Let's Travel: London, New York, San Francisco, & Paris
N and I first came across the board book series by Ashley Evanson when we found London A Book of Opposites. With simple comparisons: "this guard is big, this guard is little; this carriage is old, this bus is new," the book gives children a taste of opposites as well as popular London staples like the Queen's guard, double-decker buses, and Buckingham Palace.
While N thoroughly enjoys reading London over and over again he is less interested in the other three books in the series. New York a Book of Colors, seems to come in second place as it presents children with vibrant illustrations of New York taxis, Central Park in the fall, and the bright lights of the Empire State Building.
San Francisco a Book of Numbers and Paris a Book of Shapes are less noteworthy. While Evanson's motive to expose children to different parts of the world is a lovely idea, counting books tend to err on the side of boring and I thought San Francisco came up short. The last page of the book however is my favorite as it shows the Palace of Fine Arts with a bevy of swans enjoying, what appears to be, a peaceful environment.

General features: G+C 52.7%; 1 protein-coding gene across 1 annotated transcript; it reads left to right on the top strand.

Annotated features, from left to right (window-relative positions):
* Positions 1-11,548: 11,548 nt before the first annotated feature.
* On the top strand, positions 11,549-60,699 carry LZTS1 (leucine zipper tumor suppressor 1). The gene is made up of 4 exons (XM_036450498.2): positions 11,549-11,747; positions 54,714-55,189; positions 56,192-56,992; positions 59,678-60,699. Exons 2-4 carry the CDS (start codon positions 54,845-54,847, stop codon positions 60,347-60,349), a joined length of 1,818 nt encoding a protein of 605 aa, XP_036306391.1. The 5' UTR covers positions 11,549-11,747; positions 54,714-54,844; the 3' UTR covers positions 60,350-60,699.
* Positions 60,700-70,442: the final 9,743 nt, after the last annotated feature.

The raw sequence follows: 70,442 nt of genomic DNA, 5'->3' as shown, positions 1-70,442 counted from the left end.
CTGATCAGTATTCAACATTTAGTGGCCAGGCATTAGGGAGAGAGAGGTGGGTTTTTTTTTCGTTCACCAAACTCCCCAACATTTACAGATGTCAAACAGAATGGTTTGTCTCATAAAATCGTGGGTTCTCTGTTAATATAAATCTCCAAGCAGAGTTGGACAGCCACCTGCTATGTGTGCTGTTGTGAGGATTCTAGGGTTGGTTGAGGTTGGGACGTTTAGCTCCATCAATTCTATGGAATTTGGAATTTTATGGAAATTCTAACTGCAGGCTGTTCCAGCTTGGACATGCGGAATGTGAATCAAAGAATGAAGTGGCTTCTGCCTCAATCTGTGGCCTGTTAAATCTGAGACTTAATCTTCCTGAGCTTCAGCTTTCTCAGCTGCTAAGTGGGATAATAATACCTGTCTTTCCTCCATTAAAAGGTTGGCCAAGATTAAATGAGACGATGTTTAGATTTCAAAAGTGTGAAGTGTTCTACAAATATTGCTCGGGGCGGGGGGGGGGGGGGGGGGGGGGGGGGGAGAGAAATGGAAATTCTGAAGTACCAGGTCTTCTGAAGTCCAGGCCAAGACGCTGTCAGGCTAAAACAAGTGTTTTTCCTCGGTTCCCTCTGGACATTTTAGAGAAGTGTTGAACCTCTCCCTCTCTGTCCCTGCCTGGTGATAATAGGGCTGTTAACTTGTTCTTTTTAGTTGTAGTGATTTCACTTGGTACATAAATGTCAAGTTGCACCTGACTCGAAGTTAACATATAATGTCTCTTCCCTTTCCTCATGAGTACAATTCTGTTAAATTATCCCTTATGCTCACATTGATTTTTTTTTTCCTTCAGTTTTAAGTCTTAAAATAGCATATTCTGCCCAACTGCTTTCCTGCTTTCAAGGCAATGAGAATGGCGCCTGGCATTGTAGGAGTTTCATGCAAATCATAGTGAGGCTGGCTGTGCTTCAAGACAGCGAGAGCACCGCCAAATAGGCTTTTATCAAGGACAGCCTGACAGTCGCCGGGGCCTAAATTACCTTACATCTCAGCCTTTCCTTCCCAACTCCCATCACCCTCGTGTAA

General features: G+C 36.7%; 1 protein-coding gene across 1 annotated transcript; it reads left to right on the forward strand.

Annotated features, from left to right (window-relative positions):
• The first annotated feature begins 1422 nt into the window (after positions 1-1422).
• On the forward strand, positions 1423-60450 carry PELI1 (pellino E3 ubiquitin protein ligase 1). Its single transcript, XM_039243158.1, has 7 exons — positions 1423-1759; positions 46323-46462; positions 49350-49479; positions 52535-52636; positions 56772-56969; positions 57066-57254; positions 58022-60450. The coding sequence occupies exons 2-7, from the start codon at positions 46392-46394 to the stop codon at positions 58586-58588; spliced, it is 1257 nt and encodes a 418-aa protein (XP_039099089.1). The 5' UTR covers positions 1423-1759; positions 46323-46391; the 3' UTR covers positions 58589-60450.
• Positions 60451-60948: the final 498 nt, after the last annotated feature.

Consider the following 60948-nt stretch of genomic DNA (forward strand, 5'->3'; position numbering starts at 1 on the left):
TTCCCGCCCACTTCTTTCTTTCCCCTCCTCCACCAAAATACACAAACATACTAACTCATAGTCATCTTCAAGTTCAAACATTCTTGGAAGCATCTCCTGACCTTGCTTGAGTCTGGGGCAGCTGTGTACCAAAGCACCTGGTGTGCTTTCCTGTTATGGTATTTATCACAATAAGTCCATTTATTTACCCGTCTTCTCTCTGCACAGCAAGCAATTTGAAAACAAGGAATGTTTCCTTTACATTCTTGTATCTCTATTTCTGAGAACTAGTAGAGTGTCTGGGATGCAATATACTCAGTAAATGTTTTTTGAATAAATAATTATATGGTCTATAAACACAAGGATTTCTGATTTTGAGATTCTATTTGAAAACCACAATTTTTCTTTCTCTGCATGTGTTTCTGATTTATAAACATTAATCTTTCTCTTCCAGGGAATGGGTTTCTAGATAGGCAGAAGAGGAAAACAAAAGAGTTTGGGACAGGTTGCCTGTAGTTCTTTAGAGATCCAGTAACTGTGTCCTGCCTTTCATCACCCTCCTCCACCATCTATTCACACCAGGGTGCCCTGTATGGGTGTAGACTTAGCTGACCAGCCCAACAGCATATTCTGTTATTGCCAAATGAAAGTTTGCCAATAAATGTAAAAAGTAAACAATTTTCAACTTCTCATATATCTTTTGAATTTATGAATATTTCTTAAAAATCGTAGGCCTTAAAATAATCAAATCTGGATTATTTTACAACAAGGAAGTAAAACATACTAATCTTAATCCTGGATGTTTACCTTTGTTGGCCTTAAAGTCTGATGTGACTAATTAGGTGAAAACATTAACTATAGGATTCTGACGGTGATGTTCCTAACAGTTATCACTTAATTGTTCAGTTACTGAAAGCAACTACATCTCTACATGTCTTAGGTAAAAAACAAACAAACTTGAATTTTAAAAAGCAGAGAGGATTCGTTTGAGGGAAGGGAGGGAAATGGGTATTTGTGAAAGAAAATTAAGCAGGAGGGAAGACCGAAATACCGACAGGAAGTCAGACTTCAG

As for Paris a Book of Shapes, I would have liked to have seen more real-life shape examples instead of seeing each page with a single shape followed by a picture of an object. For example, page one has a circle followed by a picture of hot air balloons. Children are then asked to find the circles. To me, each circle-only page is a waste of a page since parents will naturally show their children that the balloons are in the shape of a circle by pointing to them, or tracing their finger around the edge one. As another example, the page with the Cathedral of Notre Dame (image below) is very jarring to me as it presents an enormous purple rectangle on the left side of the page followed by the Cathedral on the right. And while the Cathedral has a rectangular facade for children to identify, your eye is drawn to the purple rectangle at the bottom right of the page which takes away from focusing on the shape of the Cathedral. One might also question what the purple rectangle is meant to represent. A banner? A hedge? A tree? It is unclear to me, and having been to the Cathedral of Notre Dame this page does not do it justice.